Two variables control the flow of water in an espresso filter. The amount of coffee in the filter and how finely it is ground. The finer the grind, the harder it is for the water to run through.

Brewing espresso is one of the most unforgiving things in the world and can be a source of great frustration. It is often very small factors that determine whether you hit inside or outside the sweet spot. But when you succeed, the clouds in the sky disappear, the sun’s rays kiss your neck, and angels sing serenades in your ears.

Espresso brewing guide

In the video, our very own Andreas shows how he brews his espresso. You can also read our step-by-step walkthrough on how to brew the perfect espresso. And how to turn the shot of espresso into a cappuccino with steamed milk and latte art.

Cream, cream, creamcrema on espresso coffee

Many of us espresso lovers are not only crazy about the strong taste of espresso. It is largely the crema that makes us crazy in the heat.

Just like on a freshly poured draft beer, foam forms on top of espresso coffee. It occurs due to pressure.

You can typically tell how freshly roasted the coffee beans are by the amount of crema. If there is a lot, the coffee is freshly roasted. The foam is formed via the gases that are released in the beans during roasting.

A very dark crema is also an indicator that you are about to enjoy a strong cup of coffee. However, contrary to popular belief, the crema cannot tell you very much about the quality of the coffee beans.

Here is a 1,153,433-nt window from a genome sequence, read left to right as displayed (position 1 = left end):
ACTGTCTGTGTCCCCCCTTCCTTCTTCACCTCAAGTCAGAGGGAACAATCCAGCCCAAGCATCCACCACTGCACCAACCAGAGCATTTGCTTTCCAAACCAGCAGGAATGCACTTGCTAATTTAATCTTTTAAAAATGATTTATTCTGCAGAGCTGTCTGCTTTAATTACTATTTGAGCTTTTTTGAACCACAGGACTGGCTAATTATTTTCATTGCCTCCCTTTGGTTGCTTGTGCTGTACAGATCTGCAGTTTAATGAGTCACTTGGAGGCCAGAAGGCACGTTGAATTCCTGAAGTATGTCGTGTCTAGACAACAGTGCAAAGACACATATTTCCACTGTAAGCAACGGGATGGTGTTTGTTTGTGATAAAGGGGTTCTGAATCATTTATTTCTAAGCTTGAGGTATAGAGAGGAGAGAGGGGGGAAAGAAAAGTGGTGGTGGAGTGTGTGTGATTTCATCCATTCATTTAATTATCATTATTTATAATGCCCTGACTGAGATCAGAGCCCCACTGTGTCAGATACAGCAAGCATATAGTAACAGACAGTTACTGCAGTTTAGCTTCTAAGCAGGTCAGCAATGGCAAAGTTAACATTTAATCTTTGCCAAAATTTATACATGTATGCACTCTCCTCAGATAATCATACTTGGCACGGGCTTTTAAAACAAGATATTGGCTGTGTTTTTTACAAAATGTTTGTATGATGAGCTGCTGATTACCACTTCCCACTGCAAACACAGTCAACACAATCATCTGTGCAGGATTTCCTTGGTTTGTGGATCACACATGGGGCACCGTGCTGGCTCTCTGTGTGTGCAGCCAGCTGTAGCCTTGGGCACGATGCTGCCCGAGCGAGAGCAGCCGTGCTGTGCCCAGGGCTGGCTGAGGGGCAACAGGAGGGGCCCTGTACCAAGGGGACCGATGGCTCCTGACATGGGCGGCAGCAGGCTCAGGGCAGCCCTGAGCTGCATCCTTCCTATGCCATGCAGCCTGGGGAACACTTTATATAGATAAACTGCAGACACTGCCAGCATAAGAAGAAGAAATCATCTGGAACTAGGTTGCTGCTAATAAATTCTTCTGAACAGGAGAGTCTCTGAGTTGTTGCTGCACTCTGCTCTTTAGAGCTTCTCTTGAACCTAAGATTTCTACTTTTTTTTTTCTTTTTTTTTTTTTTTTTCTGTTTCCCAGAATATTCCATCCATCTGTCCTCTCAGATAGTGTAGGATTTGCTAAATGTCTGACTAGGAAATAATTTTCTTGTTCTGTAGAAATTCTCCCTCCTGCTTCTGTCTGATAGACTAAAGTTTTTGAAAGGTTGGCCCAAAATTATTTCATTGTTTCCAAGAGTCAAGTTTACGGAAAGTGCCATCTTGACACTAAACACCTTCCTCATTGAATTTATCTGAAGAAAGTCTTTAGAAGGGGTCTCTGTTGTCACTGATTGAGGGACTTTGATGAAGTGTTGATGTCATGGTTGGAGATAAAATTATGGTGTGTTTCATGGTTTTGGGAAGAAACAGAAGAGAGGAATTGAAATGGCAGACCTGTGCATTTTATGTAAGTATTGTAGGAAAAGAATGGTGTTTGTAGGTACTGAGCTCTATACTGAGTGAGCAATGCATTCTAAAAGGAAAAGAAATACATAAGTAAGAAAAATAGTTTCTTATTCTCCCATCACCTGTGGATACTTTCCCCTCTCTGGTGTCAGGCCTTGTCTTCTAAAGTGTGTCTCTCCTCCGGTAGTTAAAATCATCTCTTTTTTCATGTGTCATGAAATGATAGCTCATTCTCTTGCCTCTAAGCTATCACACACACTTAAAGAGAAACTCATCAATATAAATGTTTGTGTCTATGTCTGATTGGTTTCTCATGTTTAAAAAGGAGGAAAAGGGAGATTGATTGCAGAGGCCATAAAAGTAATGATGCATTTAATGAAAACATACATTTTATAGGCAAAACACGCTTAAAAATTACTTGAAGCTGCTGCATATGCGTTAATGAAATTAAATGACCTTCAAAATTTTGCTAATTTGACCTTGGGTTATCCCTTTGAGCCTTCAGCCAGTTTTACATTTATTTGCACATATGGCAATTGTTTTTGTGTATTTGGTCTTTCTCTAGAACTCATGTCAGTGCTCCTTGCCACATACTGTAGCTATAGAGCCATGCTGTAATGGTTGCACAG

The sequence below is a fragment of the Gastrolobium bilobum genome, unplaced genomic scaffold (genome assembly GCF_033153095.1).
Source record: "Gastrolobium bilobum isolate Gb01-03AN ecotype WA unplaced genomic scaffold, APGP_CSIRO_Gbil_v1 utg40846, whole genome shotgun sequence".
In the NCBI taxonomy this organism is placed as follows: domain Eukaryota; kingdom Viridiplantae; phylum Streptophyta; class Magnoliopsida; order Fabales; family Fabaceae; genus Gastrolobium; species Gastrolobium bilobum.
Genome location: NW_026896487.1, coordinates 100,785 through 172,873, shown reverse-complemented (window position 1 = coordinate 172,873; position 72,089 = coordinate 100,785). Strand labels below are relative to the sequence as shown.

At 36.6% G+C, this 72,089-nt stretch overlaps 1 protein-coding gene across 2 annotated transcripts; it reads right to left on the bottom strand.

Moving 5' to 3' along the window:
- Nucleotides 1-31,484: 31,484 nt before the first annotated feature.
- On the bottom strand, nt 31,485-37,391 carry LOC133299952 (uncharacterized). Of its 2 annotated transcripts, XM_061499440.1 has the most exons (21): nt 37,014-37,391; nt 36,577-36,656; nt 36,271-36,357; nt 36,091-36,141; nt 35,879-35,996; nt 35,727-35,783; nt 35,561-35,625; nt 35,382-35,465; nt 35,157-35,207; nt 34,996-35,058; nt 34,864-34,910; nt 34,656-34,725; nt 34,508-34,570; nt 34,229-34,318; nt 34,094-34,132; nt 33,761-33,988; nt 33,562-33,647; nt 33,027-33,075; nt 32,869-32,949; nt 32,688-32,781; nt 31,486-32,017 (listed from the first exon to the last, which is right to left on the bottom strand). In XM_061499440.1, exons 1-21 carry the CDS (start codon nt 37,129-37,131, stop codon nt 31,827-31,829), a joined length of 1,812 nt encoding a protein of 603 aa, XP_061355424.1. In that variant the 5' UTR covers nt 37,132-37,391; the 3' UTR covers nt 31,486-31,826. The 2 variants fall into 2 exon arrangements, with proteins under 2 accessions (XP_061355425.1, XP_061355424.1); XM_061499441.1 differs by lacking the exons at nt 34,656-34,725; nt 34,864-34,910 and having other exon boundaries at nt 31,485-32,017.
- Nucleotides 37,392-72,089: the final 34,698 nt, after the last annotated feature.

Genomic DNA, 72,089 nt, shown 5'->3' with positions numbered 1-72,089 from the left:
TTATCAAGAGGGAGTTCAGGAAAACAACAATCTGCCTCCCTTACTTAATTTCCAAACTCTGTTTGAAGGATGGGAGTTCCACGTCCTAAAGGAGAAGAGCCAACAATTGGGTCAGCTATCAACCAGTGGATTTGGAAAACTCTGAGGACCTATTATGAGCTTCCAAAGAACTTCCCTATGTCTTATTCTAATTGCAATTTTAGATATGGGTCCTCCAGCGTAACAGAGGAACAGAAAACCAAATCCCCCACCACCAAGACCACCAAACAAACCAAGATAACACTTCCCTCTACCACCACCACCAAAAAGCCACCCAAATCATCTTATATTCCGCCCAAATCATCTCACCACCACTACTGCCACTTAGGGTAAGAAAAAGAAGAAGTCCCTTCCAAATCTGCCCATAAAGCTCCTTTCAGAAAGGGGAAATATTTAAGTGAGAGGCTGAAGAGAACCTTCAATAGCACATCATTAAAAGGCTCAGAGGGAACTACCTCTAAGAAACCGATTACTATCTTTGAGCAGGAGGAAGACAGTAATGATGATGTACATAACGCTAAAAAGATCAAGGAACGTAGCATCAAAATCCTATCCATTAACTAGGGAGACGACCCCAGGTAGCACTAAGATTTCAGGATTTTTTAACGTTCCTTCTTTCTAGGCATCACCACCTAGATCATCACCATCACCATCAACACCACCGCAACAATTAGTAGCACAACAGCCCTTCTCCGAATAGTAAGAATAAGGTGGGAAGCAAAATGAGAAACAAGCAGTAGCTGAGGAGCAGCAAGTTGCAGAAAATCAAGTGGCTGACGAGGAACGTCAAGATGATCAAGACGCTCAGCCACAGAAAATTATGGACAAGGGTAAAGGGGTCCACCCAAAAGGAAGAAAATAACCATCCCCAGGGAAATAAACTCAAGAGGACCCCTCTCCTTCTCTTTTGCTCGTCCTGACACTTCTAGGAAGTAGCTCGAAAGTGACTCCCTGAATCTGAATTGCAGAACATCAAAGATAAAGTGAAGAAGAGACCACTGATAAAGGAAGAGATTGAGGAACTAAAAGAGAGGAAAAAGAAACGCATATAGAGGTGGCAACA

A well-brewed espresso has a smooth layer of golden brown crema on top free of large air bubbles.

What coffee do you use for espresso?

There are no rules for which type of coffee beans to use for espresso. Therefore, it is also a bit misleading that some coffee brands sell coffee beans under the name espresso. Espresso beans are no different than whole regular coffee beans.

Conversely, espresso differs from other brewing methods. The smaller amount of water and highly concentrated coffee means that coffee beans that taste super delicious as filter coffee can taste horrible as espresso coffee.

Therefore, coffee beans intended for espresso are typically roasted differently than beans for filter, piston or pour-over coffee. Here, however, there are no regulations either, but a slow and dark roast has become the norm for what some refer to as espresso beans.

At ONSK, the beans we use for espresso are called just dark roasted coffee. There is great disagreement about how dark dark roast coffee should be. It’s a matter of taste. We roast lighter than average, and we do this to highlight the character of the coffee beans. Very dark roasted coffees tend to taste the same. The bitterness becomes dominant and overshadows the coffee’s finer flavour nuances.

If you want to know more about espresso coffee, we would recommend James Hoffmann’s videos on the subject. Hoffmann is a knowledgeable coffee expert who has written terrific books about coffee, and on his YouTube channel, he delves into many aspects of coffee.